The vast majority of 18/1 lakes are less than 1,000 acres in size, and 60 percent of them are less than 200 acres. In many lakes in the north, the 18/1 rule was instituted in order to control overabundant populations of rusty crayfish or stunted bluegills. In the south, the rule was set to create a quality fishing opportunity. The 22/1 rule on Lake Superior was put in place to protect an already high-quality fishery. Slot size limits are used mainly on lakes with high bass numbers and low growth rates.

Let's sample waters around the state to see how the current bass rules are affecting the fishery.



According to Department of Natural Resources lake survey coordinator Tim Simonson, who chaired the team that developed the BMP, bass fishing has improved statewide over the past 15 years.

"We definitely have more and bigger bass statewide since the new regulations went into effect," Simonson said. "There was a significant improvement in the numbers and average size of bass five or six years after the new regulations were put in place. We are just beginning to look at those waters again to see if the improvement has continued."

Simonson noted the regulations have also had a positive impact on panfish.

"Since there are more bass to eat the smaller panfish," he explained, "the remaining panfish have more food and better growth rates. We used to have problems with stunted panfish nearly everywhere, and especially in the north, but that's not the case anymore."

Simonson also said bass angler behavior has changed over time. More anglers are releasing most or all of the bass they catch now. He attributes this in part to the catch-and-release ethic promoted by tournaments and TV fishing shows.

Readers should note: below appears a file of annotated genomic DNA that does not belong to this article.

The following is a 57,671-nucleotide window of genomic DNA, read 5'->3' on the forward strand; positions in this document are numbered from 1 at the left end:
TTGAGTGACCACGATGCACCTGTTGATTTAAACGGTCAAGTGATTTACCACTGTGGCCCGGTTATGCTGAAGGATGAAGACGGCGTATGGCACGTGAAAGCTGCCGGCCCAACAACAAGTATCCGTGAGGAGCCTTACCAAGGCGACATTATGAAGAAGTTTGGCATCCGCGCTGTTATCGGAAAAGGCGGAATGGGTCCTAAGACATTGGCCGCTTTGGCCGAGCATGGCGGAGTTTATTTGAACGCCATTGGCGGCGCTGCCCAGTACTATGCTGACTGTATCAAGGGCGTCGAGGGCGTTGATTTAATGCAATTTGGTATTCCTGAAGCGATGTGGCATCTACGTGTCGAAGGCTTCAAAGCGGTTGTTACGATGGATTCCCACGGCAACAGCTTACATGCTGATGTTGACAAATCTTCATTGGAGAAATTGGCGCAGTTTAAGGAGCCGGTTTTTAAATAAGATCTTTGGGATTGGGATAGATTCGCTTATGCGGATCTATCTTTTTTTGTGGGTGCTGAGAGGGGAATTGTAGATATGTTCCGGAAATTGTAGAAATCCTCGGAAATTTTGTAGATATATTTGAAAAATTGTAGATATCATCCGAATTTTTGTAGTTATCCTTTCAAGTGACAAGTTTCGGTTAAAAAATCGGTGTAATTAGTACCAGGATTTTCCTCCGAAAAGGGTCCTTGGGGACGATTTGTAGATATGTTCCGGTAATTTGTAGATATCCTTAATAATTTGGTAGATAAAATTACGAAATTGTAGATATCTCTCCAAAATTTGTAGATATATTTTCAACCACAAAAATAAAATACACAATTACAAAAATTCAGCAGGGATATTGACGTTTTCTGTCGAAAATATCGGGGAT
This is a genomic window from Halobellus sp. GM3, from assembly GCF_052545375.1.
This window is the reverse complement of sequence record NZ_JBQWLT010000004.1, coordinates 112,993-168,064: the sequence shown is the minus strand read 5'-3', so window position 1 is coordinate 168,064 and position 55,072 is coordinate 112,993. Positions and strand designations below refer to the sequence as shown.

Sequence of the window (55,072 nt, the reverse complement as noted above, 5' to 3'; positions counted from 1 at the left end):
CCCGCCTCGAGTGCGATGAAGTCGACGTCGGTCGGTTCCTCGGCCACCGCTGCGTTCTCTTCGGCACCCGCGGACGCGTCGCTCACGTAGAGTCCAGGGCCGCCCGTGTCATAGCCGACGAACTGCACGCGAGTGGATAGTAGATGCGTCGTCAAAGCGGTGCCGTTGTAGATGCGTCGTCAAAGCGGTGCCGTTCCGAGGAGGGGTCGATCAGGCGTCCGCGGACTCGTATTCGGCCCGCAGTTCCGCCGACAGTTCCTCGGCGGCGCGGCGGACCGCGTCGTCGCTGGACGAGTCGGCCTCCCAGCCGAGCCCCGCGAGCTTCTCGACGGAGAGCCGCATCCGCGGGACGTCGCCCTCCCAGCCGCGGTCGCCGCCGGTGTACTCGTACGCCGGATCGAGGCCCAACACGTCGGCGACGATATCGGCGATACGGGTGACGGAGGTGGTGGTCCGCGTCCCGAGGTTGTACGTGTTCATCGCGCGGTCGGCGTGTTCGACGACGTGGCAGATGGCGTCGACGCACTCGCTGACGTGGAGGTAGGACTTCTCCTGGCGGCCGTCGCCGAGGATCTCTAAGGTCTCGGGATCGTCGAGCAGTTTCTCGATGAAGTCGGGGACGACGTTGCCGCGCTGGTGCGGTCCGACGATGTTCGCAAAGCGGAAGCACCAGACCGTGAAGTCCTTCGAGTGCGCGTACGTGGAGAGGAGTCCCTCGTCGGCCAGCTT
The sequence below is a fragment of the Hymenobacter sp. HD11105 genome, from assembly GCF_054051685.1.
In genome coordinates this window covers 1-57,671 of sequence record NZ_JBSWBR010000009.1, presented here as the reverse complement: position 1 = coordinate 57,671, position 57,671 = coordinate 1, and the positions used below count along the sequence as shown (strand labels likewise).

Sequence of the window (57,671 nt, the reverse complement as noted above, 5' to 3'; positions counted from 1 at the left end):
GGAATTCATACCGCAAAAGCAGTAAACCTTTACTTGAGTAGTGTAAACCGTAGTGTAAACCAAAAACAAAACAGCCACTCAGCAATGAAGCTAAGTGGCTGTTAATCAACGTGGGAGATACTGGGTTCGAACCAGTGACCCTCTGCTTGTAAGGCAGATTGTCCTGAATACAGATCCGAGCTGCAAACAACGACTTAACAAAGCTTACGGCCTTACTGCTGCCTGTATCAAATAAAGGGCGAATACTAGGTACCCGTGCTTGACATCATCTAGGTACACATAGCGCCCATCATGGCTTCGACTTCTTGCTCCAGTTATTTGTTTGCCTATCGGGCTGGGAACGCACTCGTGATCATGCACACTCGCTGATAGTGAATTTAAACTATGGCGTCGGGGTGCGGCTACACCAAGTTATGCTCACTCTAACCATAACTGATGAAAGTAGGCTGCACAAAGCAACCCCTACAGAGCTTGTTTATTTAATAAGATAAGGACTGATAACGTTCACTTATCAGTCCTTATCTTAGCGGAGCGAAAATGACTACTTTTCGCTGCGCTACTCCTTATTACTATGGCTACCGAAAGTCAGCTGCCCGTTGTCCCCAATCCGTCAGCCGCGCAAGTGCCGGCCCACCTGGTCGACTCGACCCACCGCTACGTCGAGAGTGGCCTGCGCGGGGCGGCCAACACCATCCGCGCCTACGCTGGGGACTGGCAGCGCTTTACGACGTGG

Fisheries biologist John Nelson, stationed at Plymouth, has noted several positive results of the statewide regulations.

"In a number of lakes, we've seen smallmouths increase in both size and number," Nelson said. "Before the size limit was imposed, anglers were harvesting a lot of them before they had a chance to reproduce."

Nelson noted that Long Lake in Fond du Lac County has perhaps the best overall largemouth bass population in the area. Some lakes have a higher density of largemouths, but none has a comparable size structure, he said. In a 2004 survey, Nelson found largemouths from 14 to over 20 inches well represented, and good numbers of bass up to 13 years of age.

Nelson also noted that smallmouth bass in the Sheboygan River have increased in size and number in recent years, due in part to the new regulations, but also to improved water quality over the past 30 years.

In Waukesha County, biologist Sue Beyler is seeing more bass of both species over 14 inches, but said the new regulations appear to have helped smallmouths more than largemouths. More anglers tend to keep smallmouths to eat, she said, so they have been harvested more heavily in the past.